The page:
BBC NEWS Americas Africa Europe Middle East South Asia Asia Pacific Arabic Spanish Russian Chinese Welsh

 You are in: Entertainment: Film
Front Page 
UK Politics 
TV and Radio 
New Media 
Talking Point 
In Depth 

Commonwealth Games 2002

BBC Sport

BBC Weather

Friday, 29 June, 2001, 13:42 GMT 14:42 UK
Bringing Shrek to life
Shrek: The most hi-tech movie star - for now
He is not your average Hollywood star - but his film has become one of the most successful in American history, and is set to match that success in the rest of the world.

He is green, huge, ugly and bad-tempered - but loveable, with no movie-star ego or the wage demands that go with it.

And he does not exist - apart from inside the computers of film studio DreamWorks.

Cameron Diaz
Cameron Diaz gave her voice to Princess Fiona
His name is Shrek and he is the product of the most revolutionary animated film techniques around, taking 200-300 people two years to bring to life.

His film - named after him - is set to become one of the most popular animated features ever, fast catching up other animated epics The Lion King and Toy Story 2 in the all-time box office stakes.

Living in a land beset by fairy-tale characters, Shrek is an ogre whose story reminds audiences that beauty is only skin deep.

His Scottish accent is supplied by Mike Myers while Cameron Diaz and Eddie Murphy's provide the voices for Princess Fiona and Donkey.

But the people behind the animation are bigger stars in their field.

Jeffrey Katzenberg set DreamWorks up with Steven Spielberg and David Geffen in 1994, and the trio have already had live-action hits with American Beauty, Gladiator and Saving Private Ryan.

Jeffrey Katzenberg
Jeffrey Katzenberg: Has already ordered a sequel
And they are now said to be worrying Disney with their animation output.

Katzenberg says he chose to make Shrek, which was originally a children's book by William Steig, because it is a "funny irreverent, subversive way of telling a big-hearted story".

"In that book was this great little kernel of an idea. Instead of prince charming as the hero of the movie, [it is] a big, green, stinky ogre who journeys out into the world," he told BBC News Online.

Shrek is only the fifth big screen release made using the latest computerised techniques, known as Computer Generated (CG) imaging - which means the characters are not drawn first, but created and brought to life within the computer.

"It's revolutionary in terms of technically what it's done because it's such a huge quantum leap over what was being done literally only a year or two ago," Katzenberg says.

Princess Fiona during stages of development
Princess Fiona during stages of development
But while it may be at the cutting edge now, he is under no illusions that they, or someone else, will overtake it soon.

"A year or two from now, it will look obsolete because that's how amazing and how fast things are changing in terms of computer animation."

It is the first time film-makers have created realistic human characters using CG techniques - and also the first time they have had to build a range of different settings, including caves, lava, forests and castles.

For humans, like Princess Fiona, voiced by Diaz, animators created the skeleton in the computer before adding muscles, telling the computer how they behave, and finally adding the skin.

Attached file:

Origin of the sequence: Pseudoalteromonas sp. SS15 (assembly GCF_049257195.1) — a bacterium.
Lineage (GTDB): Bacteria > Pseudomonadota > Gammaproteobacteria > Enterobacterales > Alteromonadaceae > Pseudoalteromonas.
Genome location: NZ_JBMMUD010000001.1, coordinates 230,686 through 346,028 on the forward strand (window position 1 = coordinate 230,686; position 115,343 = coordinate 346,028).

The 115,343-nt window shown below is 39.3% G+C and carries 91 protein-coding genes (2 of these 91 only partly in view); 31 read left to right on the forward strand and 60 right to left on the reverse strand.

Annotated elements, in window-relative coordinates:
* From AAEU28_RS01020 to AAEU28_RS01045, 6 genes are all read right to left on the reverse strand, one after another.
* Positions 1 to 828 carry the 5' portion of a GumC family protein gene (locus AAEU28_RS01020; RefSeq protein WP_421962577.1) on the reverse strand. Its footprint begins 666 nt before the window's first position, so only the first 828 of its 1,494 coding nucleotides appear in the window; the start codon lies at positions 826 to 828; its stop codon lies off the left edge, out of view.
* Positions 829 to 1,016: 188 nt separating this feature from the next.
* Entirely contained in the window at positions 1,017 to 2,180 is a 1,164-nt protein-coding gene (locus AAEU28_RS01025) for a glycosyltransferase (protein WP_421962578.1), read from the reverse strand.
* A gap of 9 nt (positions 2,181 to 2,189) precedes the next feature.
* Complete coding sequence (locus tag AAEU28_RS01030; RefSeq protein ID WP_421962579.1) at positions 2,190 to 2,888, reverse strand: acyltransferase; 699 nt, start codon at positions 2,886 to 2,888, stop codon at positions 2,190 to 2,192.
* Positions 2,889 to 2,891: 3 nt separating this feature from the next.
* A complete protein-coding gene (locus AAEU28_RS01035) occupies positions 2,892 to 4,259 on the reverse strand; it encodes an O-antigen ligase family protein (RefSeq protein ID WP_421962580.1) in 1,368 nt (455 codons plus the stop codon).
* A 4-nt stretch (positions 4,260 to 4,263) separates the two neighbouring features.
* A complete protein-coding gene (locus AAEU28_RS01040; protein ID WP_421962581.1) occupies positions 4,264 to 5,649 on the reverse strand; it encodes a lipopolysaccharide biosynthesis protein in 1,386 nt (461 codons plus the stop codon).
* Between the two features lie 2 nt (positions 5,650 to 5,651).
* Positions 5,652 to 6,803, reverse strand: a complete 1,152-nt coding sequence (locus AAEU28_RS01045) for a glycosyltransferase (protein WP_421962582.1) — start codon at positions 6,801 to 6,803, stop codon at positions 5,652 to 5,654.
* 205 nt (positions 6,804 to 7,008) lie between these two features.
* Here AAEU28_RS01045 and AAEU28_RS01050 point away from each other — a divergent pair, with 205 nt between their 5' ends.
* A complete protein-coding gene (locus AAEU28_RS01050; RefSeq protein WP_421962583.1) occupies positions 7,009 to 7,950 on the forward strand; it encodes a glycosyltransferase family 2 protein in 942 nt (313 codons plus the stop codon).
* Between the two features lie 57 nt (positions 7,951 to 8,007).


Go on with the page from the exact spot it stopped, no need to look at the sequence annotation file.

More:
"There's a big difference between what you expect from an ant's facial expression and a princess's facial expression," co-director Andrew Adamson says.

But the animators sometimes did their job too well and made her look too realistic for the style of an "animated story book", he says.

Directors Vicky Jenson and Andrew Adamson
Shrek was Jenson and Adamson's directorial debuts
"At some points she... looked a bit like this creepy mannequin, and at other points she looked a bit too real and didn't really fit in the scene where she had to talk with the donkey."

Some techniques did not even exist when they started work - meaning New Zealand-born Adamson had to hope somebody would invent a particular animation method by the time they needed to use it.

Sometimes they did, and sometimes they did not.

"Every step of the way was a challenge and fun at the same time."

Adamson's fellow co-director Vicky Jenson says the painstaking toil was worth it.

"In the end, it's not just a fun movie," she says. "There's a message there that's worth saying about not judging people by what they look like and not letting other peoples' expectations rule your life."

The public and studio have liked Shrek so much that Katzenberg has already ordered a sequel.

A script has been written, but all Katzenberg will reveal is that "ogres are not made to be kings and queens".

"We had so much fun working with the characters and the actors of this movie... that we're not ready to retire them yet."

  • Shrek opens in the UK on 29 June.

    Studio executive Jeffrey Katzenberg
    "It's something we can all relate to"
    Co-director Andrew Adamson
    "They developed a lot of revolutionary stuff for the movie"
    Front Row on BBC Radio 4
    "It's an anti-Disney cartoon"
    See also:

    21 Jun 01 | Film
    Shrek hits $200m mark
    04 May 01 | Film
    Shrek animates Cannes
    09 Apr 01 | Film
    Myers' Oscars joke backfires
    08 Jul 99 | The Economy
    Mickey Mouse deal for Katzenberg
    Internet links:

    The BBC is not responsible for the content of external internet sites

    Links to more Film stories are at the foot of the page.

    E-mail this story to a friend

    Links to more Film stories